HOLLYWOOD (CAP) - It made more than $432 million at the box office worldwide, but now that it's out on DVD and Blu-ray, the musical sensation Les Miserables is causing consternation among viewers who are finding the film they loved in theaters to be "embarrassingly ridiculous" at home.
"Oh my God ... What was I thinking?" asked Donna Hetweiler, 44, who says she loved Les Mis in the theater but was now cringing as she watched Anne Hathaway coughing and crying in the privacy of her Madison, Wisc., living room.
"On the big screen she seemed so, you know, epic," said Hetweiler. "On my TV she just looks like a skinny, mucousy Anne Hathaway."
Millions of other watchers apparently agree, returning the DVD in droves with complaints about Russell Crowe's "guttural warbling," Hugh Jackman's "squeaky croon" and Sacha Baron Cohen's "unfettered hammery."
"That's the phrase they keep using - unfettered hammery," said a spokesman from Universal Pictures assigned to field the myriad complaints. "It's starting to get kind of unnerving."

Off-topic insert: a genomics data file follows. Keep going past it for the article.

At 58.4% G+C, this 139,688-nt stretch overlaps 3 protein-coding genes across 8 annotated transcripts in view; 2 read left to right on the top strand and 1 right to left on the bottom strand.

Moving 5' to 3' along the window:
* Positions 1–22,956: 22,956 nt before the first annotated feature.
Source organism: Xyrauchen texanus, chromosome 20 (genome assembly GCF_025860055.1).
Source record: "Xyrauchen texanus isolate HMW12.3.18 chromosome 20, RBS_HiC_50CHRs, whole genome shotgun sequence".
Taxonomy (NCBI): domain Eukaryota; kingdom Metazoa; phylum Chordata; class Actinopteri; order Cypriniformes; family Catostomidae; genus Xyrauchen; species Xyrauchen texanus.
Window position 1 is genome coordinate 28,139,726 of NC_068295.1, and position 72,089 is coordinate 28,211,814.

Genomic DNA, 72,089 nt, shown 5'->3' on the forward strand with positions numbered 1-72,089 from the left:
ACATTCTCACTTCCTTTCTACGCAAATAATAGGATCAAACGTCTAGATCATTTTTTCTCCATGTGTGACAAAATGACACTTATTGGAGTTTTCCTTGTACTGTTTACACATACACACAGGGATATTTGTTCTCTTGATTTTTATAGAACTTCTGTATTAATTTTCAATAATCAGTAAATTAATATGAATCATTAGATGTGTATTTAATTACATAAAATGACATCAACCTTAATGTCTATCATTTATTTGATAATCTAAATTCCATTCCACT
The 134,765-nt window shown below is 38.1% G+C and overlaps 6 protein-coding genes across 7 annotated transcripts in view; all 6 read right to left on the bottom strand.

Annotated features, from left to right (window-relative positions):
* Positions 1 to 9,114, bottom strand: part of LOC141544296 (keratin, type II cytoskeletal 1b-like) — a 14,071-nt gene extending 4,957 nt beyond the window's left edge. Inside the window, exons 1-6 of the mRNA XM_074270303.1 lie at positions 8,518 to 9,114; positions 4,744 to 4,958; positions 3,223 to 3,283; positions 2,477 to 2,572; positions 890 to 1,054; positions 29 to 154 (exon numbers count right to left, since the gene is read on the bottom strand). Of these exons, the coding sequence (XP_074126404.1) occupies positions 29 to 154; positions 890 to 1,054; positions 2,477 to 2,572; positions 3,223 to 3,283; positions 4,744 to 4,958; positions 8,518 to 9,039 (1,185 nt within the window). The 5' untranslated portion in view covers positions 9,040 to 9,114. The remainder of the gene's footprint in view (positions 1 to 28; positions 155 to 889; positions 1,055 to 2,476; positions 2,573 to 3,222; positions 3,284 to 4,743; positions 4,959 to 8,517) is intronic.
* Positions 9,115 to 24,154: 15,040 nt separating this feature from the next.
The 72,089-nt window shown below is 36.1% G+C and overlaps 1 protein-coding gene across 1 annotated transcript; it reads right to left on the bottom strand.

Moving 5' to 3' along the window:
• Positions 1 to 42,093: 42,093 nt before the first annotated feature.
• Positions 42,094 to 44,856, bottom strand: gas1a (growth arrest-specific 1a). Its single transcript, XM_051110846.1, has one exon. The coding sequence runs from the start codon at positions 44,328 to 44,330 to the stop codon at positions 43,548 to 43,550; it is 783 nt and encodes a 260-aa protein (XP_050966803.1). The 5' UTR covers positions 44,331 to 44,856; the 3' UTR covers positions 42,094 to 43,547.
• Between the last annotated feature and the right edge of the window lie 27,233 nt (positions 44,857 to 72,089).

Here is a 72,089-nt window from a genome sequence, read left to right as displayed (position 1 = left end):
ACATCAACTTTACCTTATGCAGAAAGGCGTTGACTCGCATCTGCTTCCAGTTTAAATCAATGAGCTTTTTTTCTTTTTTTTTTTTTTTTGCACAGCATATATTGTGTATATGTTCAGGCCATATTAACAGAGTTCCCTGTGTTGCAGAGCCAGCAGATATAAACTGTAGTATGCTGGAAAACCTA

"I saw this in the theaters five times and cried every time," said Marc Hurwitz, whose Facebook group I Desperately Want Hugh Jackman to be Gay" has more than 500,000 followers. "Now I'm watching it at home and every time Jean Valjean stares into the camera with that panicky, tortured look, I throw up.
"Literally, I'm hurling," he added, holding up a bucket.
Film historian and New York Magazine critic David Edelstein pointed out that a darkened theater can provide a viewing experience that fully immerses the audience, keeping it from noticing things like plot discrepancies, or overacting, or when the principals in a musical can't really sing.
"But at home, all those things are in fact magnified," he noted, adding also that in your living room it's easier to throw up without being ostracized.
Also critical of the film has been Hollywood legend and musical veteran Julie Andrews, who says that her breasts are still perkier than Anne Hathaway's.
- CAP News Staff